“Are you sure you’re not heading down the road of violence?” Ansar asked him upon his return. Ghali shook his head emphatically. “We are pacifists,” he said.

When they met again in February 2010 by chance in a roadside restaurant north of Bamako, Ghali was far less warm. Ansar was driving north to the Festival on the Niger, a five-day concert event set on a barge in the river. This time, Ansar said, Ghali stared at him with contempt, offering an unspoken rebuke to his former friend for continuing his passion for music.

It was the last time the two men would see each other, but it wasn’t long before Ansar realized how fully his friend had immersed himself in his fundamentalist faith and violent Islam.

Fighters from Ansar Dine in the desert outside Timbuktu. Photo: Associated Press 


In December 2010, Tunisians rose up against President Zine El Abidine Ben Ali, a repressive figure whose free-spending wife had come to epitomize institutional corruption. The Tunisian revolution inspired Egyptians to demand the resignation of Hosni Mubarak, who fell weeks later. Soon it was Gaddhafi’s turn. In Benghazi, in eastern Libya, security forces killed many protesters, and rebellion spread. NATO forces, acting on a United Nations Security Council resolution, attacked Gaddhafi’s army. Gaddhafi called on the Tuareg of Mali for help, and several thousand answered his plea. Despite their help, Tripoli fell in late August. In the ensuing chaos, Tuareg looters ripped off the gates of arsenals across Libya and filled their trucks with heavy weapons. Then they headed back across the desert to Mali.

Ghali, meanwhile, was plotting his next move after his disgraceful expulsion from Saudi Arabia. He watched with keen interest as a rebel movement, consisting of secular Tuareg, coalesced in northern Mali. That fall he drove to the camp of the National Movement for the Liberation of Azawad, as the group now called itself, and made a bid to become its commander. But Ghali had few diehard supporters left among the Tuareg rebels, some of whom viewed him with suspicion because of his longtime ties to the government; others were repelled by his fundamentalist leanings. The rebels rejected him.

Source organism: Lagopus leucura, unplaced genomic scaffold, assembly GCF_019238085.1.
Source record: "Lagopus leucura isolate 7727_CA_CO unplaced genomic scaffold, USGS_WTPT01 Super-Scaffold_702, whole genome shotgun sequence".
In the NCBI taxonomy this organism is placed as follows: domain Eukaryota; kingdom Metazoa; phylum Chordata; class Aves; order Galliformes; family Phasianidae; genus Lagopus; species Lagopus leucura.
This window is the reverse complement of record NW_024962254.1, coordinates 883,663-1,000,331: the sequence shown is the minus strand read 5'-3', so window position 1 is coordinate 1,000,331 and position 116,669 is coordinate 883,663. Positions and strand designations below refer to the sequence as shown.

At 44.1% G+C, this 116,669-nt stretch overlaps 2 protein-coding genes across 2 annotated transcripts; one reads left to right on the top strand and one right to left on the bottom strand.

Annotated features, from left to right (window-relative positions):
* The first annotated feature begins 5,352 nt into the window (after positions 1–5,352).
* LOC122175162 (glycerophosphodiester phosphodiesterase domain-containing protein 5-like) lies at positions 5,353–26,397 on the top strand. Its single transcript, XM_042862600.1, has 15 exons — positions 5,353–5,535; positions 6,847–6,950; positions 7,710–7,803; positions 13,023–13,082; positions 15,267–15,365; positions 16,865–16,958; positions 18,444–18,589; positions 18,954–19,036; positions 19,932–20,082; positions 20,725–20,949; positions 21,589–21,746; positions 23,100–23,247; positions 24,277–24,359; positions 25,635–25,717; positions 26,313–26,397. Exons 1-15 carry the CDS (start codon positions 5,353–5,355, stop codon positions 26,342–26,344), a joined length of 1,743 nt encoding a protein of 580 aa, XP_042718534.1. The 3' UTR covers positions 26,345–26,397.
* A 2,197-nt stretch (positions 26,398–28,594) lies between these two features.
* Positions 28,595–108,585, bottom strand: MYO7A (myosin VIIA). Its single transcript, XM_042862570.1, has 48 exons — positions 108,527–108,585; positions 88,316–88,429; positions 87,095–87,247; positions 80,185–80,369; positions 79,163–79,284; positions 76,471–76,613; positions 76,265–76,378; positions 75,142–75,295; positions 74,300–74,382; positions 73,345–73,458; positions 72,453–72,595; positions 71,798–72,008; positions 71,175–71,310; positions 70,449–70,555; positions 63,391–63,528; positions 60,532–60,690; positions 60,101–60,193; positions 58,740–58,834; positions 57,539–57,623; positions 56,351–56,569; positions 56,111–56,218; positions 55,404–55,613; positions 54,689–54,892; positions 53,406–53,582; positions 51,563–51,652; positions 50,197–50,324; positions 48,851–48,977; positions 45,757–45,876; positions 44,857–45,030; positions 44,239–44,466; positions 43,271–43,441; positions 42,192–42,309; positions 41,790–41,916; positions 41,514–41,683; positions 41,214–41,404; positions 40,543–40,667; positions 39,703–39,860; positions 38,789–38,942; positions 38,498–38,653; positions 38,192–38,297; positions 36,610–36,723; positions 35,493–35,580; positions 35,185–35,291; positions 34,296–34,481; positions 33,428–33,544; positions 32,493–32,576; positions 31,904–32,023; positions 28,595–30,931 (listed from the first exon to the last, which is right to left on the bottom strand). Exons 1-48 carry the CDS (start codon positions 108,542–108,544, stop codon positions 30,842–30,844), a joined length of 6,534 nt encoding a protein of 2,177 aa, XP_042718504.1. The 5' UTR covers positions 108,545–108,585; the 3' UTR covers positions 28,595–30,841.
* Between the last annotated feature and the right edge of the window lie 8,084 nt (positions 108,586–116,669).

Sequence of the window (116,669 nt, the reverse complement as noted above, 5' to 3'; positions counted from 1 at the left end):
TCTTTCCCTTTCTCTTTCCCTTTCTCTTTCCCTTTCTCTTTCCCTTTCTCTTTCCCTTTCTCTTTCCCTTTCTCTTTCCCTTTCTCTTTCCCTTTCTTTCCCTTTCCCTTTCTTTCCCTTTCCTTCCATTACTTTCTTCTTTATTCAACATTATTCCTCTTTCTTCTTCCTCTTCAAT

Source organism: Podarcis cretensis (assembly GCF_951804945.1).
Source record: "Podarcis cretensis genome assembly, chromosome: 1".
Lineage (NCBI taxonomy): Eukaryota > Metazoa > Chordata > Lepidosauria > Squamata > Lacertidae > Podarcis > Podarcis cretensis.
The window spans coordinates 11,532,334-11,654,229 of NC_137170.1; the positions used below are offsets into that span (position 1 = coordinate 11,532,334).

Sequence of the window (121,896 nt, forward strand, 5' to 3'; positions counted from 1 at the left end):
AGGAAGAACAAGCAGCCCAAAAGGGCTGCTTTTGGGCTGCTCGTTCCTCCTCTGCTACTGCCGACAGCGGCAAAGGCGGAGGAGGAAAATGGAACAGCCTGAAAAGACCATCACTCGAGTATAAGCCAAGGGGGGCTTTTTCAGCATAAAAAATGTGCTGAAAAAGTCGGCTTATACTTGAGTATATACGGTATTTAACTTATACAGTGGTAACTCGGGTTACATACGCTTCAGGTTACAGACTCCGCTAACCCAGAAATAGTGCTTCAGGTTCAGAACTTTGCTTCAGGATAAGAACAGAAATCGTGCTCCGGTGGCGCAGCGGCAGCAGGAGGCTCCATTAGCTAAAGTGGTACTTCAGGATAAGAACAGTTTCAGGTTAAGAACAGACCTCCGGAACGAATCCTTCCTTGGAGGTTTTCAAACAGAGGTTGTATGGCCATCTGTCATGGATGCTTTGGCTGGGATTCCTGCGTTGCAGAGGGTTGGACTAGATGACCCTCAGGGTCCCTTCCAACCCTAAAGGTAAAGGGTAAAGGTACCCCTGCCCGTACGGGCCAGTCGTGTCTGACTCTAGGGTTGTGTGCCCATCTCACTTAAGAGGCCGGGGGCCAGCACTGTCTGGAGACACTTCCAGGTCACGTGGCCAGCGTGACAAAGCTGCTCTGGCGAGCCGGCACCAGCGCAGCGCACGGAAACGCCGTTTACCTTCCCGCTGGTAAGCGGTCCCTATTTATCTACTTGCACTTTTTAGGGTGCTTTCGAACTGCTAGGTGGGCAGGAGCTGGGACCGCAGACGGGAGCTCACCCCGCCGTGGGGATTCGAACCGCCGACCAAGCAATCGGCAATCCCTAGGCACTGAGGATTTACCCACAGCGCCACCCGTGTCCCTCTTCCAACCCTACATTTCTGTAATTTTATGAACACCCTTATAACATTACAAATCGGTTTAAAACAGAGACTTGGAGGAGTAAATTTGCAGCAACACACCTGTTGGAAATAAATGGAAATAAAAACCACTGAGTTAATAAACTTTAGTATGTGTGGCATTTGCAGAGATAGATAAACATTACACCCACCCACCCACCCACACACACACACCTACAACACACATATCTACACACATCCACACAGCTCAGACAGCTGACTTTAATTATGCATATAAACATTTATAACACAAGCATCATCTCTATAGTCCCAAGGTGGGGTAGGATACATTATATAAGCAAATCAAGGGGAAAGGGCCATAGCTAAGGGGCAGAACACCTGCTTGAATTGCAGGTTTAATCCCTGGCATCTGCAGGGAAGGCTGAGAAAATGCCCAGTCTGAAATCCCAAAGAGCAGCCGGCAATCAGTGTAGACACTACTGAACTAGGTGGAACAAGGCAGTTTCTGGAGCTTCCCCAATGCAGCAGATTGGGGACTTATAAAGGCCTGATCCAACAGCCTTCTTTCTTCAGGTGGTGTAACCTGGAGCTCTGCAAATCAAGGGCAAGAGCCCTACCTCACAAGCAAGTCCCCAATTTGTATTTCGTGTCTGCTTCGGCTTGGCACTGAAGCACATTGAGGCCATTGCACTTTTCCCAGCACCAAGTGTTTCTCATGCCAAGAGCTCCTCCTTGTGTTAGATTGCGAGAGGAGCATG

A short time later, in Kidal, Ghali established his own rebel movement, Ansar Dine—Defenders of the Faith—consisting of Tuareg who embraced fundamentalist Islam. Ghali made an alliance with AQIM, whose confidence he’d won years earlier by arranging the five-million-euro ransom for the German hostages. 

Ghali’s new Islamist coalition soon proposed a partnership with the nonreligious Tuareg rebels who were encamped, with their heavy weapons, in the northern desert. The secular rebels were deeply divided. Some viewed the Al Qaeda fighters as criminals, killers, and international outcasts, and wanted nothing to do with them. The majority, however, saw the alliance in opportunistic terms. By merging their men and their heavy arms with AQIM and Iyad Ag Ghali’s Ansar Dine, they would likely roll over the Malian army and achieve their long-held dream—Azawad.

Iyad Ag Ghali (second from right) with Tuareg fighters. Photo: Corbis

Four days after the Festival in the Desert, on January 18, Ghali and the Ansar Dine rebels attacked an army camp in a remote village in northeast Mali. They overran the compound, then lined up nearly 100 soldiers and civilians and executed them, either by slitting their throats or shooting them in the head. The French government accused Ghali of Al Qaeda tactics. 

“My God,” Ansar exclaimed when he saw his old friend in combat gear, surrounded by armed jihadist fighters, on Malian TV. “He always swore to me that his Islam would never become violent.” 

The insurgents were growing in number, capturing weaponry and moving freely through the desert. In Bamako, mobs attacked businesses run by Tuareg. The president pleaded for calm. 

“Do not confuse those [Tuareg] who are shooting at military bases with those who are living amongst us, who are our neighbors, our colleagues,” he said on state television, but the message didn’t get through. 

“It’s you who have destroyed the country,” one man shouted at Ansar as he was stopped in traffic in downtown Bamako. 

In Bamako, threats against Tuareg intensified. As the situation worsened, Ansar flew with his family to Ouagadougou, the capital of neighboring Burkina Faso. A few weeks later, President Touré arrived there on a state visit. In his hotel suite, Touré pleaded with Ansar to return to Bamako, promising that the situation was stable. The Tuareg population in the south felt vulnerable and afraid, he said, and he believed that Ansar’s return would send a positive signal to them. Even now, Ansar realized, Touré failed to understand the enormity of what was happening in his country. His military was collapsing, Mali disintegrating. Ansar’s eyes filled with tears—Touré took his hand, and then the president teared up, too.